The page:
The second map, and the beginning of something interesting with this DLC, is the Operation 925 map. It's based in a commercial building in Tehran. It's definitely a lot more open at the entrance and straight office when you start traveling through multiple areas. It's not as claustrophobic as the scrap metal map, but it does have some tight hallways to catch people running down. It contains three levels that act as their own effective area of battle with each having some very open rooms for some real firefights. It lends well to the 'close quarters' battles. It also contains some very nice places to crouch down and hide, such as behind desks. You will find people will run past your area more easily than in the scrap metal map. That's a huge plus if you want to keep the game going at a constant pace. This map definitely excited and intrigued me, but it wasn't my favorite.
The third map, and by far my favorite in the Close Quarters DLC, is Ziba Tower. It's got the same feel as Operation 925, but it has some flexibility to it. It has a LOT of open rooms that allow for multi-level firefights. Lots of stairs everywhere in this board, including a nice fountain/pool. You also have the ability to go outside effectively and find some good firing spots. On top of those things, you have some glass ceilings that you can shoot out and make enemies tumble to the level below. It's like something out of a freaking Bond film. Much like Operation 925, you have lots of desks to hide behind, plenty of nooks and crannies, and plenty of walls to crouch behind. Did I mention the insane amount of glass? There is an insane amount of glass on this map. I just love shooting glass, so sue me.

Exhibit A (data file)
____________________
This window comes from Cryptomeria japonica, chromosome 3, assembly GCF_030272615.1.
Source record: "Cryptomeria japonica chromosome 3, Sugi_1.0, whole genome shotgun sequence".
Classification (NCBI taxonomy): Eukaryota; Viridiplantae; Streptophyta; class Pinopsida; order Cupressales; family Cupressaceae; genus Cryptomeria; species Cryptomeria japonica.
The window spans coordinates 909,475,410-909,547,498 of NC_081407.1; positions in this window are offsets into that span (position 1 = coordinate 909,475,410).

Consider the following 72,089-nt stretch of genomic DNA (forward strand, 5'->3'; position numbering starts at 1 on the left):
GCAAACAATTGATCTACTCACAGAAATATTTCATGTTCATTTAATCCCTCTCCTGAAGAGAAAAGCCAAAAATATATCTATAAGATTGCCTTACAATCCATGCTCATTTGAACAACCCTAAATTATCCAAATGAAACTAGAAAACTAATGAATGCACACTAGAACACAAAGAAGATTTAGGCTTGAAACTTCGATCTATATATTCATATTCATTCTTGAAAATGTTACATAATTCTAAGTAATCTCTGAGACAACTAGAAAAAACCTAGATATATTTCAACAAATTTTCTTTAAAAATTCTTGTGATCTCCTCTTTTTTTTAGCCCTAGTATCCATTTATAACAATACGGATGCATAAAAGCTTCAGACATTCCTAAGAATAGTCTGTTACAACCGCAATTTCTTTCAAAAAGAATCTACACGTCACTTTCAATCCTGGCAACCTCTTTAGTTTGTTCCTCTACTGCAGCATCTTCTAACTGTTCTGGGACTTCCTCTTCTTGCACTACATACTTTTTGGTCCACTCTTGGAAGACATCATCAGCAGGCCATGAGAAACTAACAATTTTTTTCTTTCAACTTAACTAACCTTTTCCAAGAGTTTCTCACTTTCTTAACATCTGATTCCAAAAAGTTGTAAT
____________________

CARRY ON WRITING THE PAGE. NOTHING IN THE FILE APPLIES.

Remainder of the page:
As for the last map, the Donya Fortress, it's a gigantic mansion that allows for cross courtyard fighting. It's a lot lengthier than the other maps, and there are plenty of columns to shoot. It is better than the scrap metal map, but it still isn't nearly as entertaining, at least for me, as the Operation 925 and Ziba Tower map. It reminds me of a lot of maps in MW3, where it's open and everyone is just shooting the hell out of each other. It's a gorgeous map, but a little too open for my taste. It certainly will make the game shift into fifth gear for players. Very quick stuff.
As for other goodies that come along with the DLC release, you also get a couple of modes.
TDM Close Quarters, which is pretty much what I've been referencing with the maps above, is the main mode here on the DLC. It's a tight fight that keeps you in the game quicker and quicker. There is less time to wait on deployment, which makes the pace much quicker. The majority of this review time was spent on this mode, and I can't say that I'm disappointed with that decision, as it felt like this was the beef of the release.